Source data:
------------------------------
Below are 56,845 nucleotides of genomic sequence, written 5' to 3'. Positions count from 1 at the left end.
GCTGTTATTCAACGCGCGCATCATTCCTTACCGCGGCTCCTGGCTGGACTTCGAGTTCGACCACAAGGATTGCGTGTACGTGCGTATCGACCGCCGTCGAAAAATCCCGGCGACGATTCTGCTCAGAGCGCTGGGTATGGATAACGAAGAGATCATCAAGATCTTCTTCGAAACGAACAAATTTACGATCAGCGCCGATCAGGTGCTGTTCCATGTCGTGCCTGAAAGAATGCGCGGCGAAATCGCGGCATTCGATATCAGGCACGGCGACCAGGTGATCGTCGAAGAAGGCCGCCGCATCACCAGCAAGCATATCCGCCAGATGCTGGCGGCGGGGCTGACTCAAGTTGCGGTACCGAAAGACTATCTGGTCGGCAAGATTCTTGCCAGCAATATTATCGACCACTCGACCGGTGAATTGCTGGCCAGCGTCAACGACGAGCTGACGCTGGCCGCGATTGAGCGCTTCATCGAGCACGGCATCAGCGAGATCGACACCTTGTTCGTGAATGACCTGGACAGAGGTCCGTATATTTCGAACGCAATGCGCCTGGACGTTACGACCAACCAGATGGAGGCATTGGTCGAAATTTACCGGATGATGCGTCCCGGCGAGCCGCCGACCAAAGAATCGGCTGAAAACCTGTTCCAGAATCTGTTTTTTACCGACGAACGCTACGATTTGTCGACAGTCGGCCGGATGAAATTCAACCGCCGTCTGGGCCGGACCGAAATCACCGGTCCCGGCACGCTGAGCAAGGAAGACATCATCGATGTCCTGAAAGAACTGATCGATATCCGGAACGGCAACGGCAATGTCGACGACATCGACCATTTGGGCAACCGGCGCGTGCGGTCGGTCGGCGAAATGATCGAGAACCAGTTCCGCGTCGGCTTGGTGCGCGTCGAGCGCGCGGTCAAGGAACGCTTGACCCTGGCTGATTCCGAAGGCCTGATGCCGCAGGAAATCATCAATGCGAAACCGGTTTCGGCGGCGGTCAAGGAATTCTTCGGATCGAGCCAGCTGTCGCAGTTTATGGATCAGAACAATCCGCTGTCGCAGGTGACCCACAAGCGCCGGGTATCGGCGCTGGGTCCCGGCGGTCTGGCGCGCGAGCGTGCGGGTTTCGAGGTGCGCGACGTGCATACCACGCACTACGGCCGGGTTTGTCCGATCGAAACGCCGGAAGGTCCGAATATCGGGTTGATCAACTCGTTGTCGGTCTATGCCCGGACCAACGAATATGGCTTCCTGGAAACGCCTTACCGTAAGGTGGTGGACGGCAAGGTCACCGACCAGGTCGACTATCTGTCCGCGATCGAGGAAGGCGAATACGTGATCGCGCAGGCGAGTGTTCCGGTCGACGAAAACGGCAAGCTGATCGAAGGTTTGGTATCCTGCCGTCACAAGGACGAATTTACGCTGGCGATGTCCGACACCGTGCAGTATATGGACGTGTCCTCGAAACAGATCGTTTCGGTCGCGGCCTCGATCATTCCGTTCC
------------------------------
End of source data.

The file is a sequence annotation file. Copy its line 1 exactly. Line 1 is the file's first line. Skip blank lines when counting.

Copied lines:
Below are 56,845 nucleotides of genomic sequence, written 5' to 3'. Positions count from 1 at the left end.